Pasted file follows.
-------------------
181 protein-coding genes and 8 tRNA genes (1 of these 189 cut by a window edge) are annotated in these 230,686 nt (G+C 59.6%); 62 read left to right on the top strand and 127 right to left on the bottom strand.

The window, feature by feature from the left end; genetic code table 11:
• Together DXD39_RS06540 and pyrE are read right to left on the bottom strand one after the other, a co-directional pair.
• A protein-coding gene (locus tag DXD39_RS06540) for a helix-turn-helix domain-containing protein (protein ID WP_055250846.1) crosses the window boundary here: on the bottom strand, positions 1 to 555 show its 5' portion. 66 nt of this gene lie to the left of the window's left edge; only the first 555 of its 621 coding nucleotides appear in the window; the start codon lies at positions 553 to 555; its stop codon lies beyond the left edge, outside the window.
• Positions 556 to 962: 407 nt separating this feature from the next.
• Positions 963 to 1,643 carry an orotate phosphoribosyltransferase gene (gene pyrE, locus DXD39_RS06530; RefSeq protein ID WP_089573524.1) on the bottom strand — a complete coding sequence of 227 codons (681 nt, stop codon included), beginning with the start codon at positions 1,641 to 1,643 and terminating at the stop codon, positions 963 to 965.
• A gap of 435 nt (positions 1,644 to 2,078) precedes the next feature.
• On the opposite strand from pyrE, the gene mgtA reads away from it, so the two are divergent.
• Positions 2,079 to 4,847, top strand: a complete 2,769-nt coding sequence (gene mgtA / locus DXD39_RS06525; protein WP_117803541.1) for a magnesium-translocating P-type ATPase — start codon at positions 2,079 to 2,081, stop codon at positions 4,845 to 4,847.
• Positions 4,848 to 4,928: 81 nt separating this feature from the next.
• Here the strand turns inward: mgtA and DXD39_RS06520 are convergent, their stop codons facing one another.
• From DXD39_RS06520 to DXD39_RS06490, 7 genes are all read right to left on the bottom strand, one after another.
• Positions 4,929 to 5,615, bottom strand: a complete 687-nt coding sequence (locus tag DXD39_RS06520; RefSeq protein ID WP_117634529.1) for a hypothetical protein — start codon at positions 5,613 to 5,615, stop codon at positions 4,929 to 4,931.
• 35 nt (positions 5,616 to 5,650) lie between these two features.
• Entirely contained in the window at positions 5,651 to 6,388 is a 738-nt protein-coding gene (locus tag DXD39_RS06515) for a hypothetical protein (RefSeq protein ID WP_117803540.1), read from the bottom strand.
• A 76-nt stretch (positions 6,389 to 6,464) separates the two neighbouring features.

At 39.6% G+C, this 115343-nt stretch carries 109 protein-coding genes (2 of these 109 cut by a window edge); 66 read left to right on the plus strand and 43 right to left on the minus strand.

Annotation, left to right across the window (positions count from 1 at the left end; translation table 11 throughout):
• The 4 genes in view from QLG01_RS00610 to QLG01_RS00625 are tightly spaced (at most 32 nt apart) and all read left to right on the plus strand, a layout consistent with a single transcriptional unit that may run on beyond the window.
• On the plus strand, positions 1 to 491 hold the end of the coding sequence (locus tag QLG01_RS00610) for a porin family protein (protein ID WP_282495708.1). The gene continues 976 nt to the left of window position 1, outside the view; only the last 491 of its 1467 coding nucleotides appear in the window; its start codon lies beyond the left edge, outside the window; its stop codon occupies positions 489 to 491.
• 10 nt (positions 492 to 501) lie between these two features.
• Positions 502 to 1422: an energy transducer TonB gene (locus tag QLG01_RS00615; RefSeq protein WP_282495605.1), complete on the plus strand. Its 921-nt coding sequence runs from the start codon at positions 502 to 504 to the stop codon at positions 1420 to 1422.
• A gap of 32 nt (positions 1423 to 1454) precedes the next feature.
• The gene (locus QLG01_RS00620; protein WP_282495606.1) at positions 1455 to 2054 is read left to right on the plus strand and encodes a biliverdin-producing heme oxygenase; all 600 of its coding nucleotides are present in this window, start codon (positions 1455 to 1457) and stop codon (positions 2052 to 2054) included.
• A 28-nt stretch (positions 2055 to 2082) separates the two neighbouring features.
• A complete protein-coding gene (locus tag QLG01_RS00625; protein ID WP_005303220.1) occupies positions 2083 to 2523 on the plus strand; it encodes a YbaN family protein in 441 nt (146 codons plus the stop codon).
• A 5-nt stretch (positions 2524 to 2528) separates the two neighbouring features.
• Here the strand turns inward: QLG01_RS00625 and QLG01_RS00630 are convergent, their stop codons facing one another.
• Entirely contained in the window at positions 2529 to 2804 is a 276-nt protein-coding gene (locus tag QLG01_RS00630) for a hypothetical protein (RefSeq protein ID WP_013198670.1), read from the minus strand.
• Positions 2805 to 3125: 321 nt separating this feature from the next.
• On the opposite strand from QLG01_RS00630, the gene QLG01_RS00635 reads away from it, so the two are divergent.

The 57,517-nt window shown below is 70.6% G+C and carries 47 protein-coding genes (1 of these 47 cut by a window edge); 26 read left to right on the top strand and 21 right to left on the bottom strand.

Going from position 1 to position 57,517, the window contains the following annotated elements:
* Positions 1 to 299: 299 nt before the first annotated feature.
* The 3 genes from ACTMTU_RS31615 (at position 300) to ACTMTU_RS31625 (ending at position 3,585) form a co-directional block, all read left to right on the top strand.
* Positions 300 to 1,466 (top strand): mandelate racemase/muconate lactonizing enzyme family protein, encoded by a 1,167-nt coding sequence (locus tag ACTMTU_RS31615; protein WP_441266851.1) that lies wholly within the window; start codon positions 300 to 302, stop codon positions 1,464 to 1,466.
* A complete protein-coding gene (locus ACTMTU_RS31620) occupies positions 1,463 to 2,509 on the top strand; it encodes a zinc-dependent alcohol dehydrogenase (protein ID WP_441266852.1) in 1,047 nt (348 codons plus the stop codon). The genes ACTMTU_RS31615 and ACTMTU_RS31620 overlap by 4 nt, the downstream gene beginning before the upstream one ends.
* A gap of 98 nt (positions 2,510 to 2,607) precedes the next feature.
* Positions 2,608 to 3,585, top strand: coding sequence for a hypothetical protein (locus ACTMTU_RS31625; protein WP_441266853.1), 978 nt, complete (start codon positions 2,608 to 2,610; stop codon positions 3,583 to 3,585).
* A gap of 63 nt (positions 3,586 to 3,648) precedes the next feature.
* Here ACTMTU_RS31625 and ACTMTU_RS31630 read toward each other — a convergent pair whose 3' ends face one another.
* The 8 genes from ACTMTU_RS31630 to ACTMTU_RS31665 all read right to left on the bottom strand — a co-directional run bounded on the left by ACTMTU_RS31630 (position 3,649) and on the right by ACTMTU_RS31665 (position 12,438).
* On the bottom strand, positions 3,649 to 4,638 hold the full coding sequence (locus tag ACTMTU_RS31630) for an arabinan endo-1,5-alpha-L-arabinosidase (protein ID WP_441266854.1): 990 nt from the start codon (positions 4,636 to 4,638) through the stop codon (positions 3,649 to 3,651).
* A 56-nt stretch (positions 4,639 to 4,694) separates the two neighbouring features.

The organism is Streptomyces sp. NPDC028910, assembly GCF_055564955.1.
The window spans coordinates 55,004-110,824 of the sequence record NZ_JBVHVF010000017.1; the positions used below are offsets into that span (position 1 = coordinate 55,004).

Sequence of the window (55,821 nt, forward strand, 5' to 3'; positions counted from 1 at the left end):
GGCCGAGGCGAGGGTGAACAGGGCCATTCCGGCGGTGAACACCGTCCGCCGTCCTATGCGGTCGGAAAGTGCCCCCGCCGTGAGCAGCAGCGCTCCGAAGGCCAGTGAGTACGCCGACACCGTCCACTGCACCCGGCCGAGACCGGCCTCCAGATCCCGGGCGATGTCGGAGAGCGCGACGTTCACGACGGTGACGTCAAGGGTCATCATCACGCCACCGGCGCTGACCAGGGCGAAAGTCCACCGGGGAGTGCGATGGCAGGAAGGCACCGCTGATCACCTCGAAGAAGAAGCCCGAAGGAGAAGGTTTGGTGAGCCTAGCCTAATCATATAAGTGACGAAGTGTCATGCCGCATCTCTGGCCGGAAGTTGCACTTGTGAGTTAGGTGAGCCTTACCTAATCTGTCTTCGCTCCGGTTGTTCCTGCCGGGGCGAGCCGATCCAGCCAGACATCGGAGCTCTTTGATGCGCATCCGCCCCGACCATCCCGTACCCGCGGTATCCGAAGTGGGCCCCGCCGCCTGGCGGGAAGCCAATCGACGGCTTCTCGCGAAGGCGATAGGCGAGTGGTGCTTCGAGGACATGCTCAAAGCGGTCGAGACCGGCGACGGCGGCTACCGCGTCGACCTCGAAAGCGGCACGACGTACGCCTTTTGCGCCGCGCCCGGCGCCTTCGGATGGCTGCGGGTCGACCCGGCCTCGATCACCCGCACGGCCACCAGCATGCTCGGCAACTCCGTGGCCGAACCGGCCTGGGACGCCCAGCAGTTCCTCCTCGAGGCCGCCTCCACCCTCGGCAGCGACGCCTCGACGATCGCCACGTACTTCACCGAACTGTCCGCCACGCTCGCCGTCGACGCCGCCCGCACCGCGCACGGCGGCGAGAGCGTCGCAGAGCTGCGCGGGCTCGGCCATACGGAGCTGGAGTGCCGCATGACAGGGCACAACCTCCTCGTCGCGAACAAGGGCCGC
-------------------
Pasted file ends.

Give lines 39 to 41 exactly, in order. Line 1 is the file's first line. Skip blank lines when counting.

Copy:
* Positions 2,608 to 3,585, top strand: coding sequence for a hypothetical protein (locus ACTMTU_RS31625; protein WP_441266853.1), 978 nt, complete (start codon positions 2,608 to 2,610; stop codon positions 3,583 to 3,585).
* A gap of 63 nt (positions 3,586 to 3,648) precedes the next feature.
* Here ACTMTU_RS31625 and ACTMTU_RS31630 read toward each other — a convergent pair whose 3' ends face one another.